Texas Regents approved a number of contracts for the athletic staff on Wednesday. Among them was a record-setting contract for defensive coordinator Todd Orlando. Orlando received approval for a three-year, guaranteed contract at a rate of $1,090,000 per year. He becomes the first Texas assistant coach to receive a contract worth $1 million annually.
The contract puts Orlando in tall cotton with the likes of respected defensive minds John Chavis ($1.5 million) and Brent Venables ($1.4 million). Such sums are generally reserved for coaches that have established a track record of dominance or as a deterrent to a quick jump to the head coaching ranks, or both. Todd Orlando meets that criteria.
Orlando is known for his attacking, pressure oriented defensive scheme with a primary emphasis on creating turnovers. His stints as DC at UConn, Utah State, and Houston consistently produced defenses that ranked at the top of the respective conferences and often were found in the elite statistical rankings nationally.
With a contract of this magnitude and duration comes pressure and expectation. The Tom Herman staff does not lack for confidence, and frankly, neither does the University of Texas. Texas should be paying its valued coaches at the top of the pay scale, though one would usually expect that to come after results have been produced. Orlando finds himself under the microscope and will be expected to steer an immediate turnaround on the 40 acres.
The 2016 Texas defense struggled to contain Big 12 offenses and struggled to regain form after giving up a deflating play. Film study of the defense reveals solid, if not dominant, play in the front 7 and a mental mistake-prone secondary. The defense was not able to play a full game on the same page. This will be Orlando’s first task. If he can get them to play consistently and cohesively, there will be immediate improvement.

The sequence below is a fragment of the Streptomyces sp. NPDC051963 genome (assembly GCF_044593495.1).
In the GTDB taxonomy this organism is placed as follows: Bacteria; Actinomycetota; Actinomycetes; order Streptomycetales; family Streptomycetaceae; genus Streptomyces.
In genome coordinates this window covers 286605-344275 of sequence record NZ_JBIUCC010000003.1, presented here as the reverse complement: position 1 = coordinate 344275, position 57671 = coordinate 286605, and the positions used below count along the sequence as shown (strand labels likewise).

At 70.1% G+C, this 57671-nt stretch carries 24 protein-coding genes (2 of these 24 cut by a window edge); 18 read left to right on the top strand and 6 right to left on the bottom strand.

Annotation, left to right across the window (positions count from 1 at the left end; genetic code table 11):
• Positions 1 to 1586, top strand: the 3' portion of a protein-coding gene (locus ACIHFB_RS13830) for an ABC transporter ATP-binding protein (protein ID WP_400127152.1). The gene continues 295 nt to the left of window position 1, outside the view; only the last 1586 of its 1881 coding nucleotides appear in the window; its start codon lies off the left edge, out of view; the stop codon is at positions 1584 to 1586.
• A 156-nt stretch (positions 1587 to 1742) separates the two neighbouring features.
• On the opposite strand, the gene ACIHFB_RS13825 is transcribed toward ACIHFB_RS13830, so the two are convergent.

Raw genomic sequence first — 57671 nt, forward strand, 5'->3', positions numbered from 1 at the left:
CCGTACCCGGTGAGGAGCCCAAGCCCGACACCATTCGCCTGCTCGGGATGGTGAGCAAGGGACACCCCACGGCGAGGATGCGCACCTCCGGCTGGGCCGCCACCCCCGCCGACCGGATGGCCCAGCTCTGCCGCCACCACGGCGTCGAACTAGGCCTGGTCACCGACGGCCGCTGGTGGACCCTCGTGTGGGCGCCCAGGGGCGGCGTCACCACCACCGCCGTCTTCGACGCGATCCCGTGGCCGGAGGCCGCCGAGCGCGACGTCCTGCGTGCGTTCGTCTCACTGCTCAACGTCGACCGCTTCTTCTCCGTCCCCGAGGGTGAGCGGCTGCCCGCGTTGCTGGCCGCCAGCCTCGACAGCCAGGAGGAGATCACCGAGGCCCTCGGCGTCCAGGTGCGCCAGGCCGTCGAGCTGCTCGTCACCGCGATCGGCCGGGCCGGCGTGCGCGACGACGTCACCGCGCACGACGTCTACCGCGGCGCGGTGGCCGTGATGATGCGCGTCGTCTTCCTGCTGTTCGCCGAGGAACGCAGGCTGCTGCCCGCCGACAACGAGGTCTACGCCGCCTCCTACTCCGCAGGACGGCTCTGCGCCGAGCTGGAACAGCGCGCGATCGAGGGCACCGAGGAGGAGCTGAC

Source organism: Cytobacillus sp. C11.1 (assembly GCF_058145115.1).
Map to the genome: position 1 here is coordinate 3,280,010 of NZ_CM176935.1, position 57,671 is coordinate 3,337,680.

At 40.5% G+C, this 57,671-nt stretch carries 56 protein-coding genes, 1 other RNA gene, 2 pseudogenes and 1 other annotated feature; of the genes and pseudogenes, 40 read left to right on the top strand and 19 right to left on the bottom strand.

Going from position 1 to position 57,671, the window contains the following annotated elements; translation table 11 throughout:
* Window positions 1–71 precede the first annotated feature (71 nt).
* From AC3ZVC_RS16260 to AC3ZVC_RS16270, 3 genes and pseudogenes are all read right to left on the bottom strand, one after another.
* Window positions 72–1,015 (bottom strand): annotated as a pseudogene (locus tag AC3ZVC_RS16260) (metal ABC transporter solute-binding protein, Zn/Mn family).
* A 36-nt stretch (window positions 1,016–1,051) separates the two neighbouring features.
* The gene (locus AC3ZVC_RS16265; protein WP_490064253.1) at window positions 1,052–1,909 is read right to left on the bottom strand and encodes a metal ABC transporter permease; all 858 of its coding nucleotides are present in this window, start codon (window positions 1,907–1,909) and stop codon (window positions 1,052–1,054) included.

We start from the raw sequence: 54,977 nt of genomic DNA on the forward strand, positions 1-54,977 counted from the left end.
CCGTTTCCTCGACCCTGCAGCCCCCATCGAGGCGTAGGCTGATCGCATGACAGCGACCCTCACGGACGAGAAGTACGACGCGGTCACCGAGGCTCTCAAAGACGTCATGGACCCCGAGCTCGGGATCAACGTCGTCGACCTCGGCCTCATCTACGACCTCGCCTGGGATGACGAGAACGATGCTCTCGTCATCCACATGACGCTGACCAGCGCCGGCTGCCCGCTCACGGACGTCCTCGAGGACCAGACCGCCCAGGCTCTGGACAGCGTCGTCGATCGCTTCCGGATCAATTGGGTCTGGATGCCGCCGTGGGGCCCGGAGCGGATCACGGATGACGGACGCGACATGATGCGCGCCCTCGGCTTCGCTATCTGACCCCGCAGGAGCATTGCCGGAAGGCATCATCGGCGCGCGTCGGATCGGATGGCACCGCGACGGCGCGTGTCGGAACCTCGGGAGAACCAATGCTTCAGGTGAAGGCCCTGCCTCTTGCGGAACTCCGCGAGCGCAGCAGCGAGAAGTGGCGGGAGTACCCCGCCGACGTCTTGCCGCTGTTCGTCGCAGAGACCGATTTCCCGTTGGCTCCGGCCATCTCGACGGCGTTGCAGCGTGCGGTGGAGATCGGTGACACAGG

Two defensive backs from Orlando’s Houston squad were selected in the 2017 NFL Draft. That measure of development will be hard to implement immediately, but with a three-year guaranteed contract, it is reasonable to expect a turnaround in the secondary. The Texas defense is well suited to his style of play and should make a quick transition.
Orlando’s defense, which Texas is paying handsomely for, will lead the turnaround effort at Texas. The offense, though talented, must be retooled to match the optimum position for success under the Herman/Beck system. Oh, by the way, Tim Beck received a similar three-year guaranteed contract in the amount of $790,000 annually. Year one is likely to be a little disjointed as the team is groomed under the new system, but leading with your defensive effort while boasting offensive potential is the ideal scenario for a smooth transition.
Texas has shown commitment and confidence to its chosen staff, as it should. Now, the expectations follow and we will soon see the results on the field.